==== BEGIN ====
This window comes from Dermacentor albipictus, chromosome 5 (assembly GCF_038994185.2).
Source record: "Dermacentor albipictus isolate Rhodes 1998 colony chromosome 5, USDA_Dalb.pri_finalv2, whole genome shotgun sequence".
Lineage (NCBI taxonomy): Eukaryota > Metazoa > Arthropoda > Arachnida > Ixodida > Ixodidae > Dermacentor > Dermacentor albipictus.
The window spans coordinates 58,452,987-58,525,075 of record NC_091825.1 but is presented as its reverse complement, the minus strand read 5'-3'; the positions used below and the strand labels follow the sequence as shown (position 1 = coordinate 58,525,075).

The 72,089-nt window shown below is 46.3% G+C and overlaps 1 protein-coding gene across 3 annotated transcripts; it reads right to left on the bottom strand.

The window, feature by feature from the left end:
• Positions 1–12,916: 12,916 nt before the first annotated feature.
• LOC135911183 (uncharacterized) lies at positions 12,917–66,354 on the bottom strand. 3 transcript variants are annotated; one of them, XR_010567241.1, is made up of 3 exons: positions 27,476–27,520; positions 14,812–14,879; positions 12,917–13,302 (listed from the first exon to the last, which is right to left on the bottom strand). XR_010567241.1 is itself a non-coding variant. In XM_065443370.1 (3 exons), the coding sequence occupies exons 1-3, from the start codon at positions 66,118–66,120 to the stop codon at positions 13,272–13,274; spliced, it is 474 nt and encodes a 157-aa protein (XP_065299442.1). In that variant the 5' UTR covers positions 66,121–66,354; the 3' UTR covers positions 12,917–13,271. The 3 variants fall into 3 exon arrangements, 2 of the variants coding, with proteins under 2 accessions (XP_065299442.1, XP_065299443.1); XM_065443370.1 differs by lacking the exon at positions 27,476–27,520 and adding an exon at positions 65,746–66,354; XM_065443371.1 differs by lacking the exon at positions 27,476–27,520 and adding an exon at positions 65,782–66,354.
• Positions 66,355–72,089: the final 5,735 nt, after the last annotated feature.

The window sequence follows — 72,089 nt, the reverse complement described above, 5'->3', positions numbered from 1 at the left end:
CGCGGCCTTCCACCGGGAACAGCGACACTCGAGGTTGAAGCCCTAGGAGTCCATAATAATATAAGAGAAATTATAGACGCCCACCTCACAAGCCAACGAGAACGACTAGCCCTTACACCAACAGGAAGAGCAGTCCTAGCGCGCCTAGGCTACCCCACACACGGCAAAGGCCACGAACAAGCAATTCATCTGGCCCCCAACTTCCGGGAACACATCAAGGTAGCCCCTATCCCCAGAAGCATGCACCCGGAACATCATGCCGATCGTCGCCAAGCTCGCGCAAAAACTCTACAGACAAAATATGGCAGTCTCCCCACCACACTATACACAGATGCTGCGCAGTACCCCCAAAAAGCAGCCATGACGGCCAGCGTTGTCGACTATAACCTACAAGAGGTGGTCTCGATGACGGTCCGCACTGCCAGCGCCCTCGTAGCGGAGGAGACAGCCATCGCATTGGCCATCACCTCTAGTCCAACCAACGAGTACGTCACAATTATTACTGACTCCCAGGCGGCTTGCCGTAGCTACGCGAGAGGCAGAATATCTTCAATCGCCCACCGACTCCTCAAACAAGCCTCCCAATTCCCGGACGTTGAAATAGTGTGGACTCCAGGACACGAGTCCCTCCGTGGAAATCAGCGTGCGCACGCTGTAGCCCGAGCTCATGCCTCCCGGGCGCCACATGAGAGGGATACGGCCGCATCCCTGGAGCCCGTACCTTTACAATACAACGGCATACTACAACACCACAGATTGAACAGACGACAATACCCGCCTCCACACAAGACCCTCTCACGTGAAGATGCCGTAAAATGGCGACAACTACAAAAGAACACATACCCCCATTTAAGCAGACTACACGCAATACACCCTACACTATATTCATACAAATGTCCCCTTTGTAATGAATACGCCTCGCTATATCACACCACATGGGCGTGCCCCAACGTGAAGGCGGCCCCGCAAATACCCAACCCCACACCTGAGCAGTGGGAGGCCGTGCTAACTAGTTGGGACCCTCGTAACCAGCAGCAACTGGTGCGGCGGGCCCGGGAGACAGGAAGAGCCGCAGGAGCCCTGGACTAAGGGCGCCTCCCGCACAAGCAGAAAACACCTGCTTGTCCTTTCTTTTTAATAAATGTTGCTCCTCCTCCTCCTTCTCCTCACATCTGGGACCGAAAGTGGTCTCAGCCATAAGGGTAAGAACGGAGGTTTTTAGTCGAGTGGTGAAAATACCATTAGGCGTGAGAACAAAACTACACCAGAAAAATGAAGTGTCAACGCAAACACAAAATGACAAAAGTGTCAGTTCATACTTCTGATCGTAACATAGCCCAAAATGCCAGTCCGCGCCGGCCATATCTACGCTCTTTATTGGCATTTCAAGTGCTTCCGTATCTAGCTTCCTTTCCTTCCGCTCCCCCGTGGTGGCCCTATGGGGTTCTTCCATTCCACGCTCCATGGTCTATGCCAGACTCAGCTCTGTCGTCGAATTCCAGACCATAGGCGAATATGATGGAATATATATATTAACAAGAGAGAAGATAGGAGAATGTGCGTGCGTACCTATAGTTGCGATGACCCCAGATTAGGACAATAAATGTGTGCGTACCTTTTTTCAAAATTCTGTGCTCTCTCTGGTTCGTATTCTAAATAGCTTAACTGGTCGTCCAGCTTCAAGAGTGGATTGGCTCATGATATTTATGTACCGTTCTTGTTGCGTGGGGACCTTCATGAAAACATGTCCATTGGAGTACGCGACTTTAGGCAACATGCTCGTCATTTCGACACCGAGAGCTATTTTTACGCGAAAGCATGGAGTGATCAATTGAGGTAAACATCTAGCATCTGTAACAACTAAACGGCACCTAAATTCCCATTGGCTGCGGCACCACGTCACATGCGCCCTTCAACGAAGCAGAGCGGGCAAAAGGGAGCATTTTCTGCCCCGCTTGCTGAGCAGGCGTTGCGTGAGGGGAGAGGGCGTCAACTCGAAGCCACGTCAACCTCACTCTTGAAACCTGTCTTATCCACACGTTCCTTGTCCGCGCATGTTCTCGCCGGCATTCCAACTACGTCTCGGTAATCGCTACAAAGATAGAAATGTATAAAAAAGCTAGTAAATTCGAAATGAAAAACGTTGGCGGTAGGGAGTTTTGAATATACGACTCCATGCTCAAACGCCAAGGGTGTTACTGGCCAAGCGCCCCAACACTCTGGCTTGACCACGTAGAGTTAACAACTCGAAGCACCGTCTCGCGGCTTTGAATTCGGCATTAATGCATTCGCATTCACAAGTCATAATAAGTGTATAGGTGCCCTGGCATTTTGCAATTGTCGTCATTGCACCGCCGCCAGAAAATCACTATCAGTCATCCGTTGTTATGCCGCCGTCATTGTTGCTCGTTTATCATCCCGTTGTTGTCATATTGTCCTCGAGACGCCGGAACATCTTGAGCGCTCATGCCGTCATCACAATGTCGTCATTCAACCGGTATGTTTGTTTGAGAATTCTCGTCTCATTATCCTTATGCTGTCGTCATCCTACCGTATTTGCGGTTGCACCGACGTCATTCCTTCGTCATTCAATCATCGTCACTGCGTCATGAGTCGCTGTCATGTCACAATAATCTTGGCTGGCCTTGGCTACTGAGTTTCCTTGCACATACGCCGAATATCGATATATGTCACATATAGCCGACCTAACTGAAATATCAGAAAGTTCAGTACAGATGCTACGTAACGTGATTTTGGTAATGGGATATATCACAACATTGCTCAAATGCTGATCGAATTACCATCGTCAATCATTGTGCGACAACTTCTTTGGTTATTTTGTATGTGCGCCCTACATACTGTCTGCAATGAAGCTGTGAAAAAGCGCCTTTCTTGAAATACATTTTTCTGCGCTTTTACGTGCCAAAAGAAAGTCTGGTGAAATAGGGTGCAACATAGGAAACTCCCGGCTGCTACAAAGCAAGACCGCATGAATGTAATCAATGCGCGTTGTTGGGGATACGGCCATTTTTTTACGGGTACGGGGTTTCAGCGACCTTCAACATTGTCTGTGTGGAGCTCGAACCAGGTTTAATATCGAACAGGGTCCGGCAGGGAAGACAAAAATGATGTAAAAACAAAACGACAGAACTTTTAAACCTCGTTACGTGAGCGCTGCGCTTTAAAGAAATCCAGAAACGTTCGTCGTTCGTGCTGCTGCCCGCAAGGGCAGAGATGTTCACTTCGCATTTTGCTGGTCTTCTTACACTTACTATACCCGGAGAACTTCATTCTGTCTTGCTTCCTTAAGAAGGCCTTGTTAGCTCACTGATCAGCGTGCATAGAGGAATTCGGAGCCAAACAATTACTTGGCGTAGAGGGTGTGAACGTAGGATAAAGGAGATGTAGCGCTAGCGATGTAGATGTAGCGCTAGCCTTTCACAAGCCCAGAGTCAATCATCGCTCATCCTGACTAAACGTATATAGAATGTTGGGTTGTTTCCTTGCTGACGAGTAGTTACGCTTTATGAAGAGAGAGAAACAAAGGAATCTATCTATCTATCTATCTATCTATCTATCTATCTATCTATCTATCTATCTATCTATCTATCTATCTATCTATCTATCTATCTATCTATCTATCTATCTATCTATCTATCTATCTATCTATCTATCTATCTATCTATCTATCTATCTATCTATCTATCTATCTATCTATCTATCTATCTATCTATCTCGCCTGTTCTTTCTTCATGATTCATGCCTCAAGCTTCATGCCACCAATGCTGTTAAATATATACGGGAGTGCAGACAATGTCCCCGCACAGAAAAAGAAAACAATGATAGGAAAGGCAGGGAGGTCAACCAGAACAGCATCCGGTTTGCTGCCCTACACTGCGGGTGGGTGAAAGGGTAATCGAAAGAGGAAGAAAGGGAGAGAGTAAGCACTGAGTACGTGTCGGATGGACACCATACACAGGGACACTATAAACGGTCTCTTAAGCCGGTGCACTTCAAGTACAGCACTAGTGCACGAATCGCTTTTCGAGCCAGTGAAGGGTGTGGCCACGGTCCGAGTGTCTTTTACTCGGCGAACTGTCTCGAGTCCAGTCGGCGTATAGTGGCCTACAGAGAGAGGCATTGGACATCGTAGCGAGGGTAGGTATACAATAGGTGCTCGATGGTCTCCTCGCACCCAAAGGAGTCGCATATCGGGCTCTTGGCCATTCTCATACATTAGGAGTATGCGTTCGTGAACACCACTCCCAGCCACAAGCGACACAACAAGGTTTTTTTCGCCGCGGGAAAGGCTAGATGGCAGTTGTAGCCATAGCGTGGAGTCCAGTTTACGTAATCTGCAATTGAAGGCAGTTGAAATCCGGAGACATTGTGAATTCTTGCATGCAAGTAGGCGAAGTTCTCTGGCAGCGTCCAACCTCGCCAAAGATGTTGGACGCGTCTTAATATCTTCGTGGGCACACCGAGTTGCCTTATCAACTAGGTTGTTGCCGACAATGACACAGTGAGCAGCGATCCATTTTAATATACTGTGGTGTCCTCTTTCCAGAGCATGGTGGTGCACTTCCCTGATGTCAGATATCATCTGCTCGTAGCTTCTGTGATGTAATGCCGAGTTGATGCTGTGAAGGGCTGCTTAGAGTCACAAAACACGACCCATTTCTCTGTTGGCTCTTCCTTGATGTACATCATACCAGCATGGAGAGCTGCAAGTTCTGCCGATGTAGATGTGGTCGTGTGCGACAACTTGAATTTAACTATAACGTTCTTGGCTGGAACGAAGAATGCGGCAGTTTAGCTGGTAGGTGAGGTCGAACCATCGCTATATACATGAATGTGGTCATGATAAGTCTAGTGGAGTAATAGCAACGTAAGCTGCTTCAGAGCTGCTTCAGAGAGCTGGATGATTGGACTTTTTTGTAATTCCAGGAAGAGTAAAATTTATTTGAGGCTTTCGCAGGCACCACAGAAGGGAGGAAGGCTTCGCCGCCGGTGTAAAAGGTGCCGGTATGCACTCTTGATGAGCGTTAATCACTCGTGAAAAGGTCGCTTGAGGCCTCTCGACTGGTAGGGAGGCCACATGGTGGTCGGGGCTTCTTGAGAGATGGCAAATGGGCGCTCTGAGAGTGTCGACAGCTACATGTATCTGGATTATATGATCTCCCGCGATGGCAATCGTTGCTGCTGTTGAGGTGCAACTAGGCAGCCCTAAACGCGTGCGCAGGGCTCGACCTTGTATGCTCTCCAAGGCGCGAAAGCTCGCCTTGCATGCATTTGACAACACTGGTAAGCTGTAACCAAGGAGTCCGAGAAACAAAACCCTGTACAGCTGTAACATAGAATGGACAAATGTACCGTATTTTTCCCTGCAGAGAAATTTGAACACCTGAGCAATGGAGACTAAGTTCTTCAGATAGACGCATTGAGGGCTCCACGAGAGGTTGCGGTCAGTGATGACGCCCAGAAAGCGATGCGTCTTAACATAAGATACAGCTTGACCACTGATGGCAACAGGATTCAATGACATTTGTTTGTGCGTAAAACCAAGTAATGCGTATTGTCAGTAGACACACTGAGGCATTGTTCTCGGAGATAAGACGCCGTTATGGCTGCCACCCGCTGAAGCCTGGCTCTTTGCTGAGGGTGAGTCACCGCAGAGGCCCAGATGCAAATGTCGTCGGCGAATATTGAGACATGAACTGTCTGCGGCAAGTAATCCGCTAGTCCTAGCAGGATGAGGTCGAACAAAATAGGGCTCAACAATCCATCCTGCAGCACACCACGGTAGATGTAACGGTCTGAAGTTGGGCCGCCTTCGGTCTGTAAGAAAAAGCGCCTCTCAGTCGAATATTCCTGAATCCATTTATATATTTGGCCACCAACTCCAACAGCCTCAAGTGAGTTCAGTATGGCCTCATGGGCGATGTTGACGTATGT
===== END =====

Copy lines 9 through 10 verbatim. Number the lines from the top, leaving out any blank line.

• Positions 66,355–72,089: the final 5,735 nt, after the last annotated feature.

The window sequence follows — 72,089 nt, the reverse complement described above, 5'->3', positions numbered from 1 at the left end: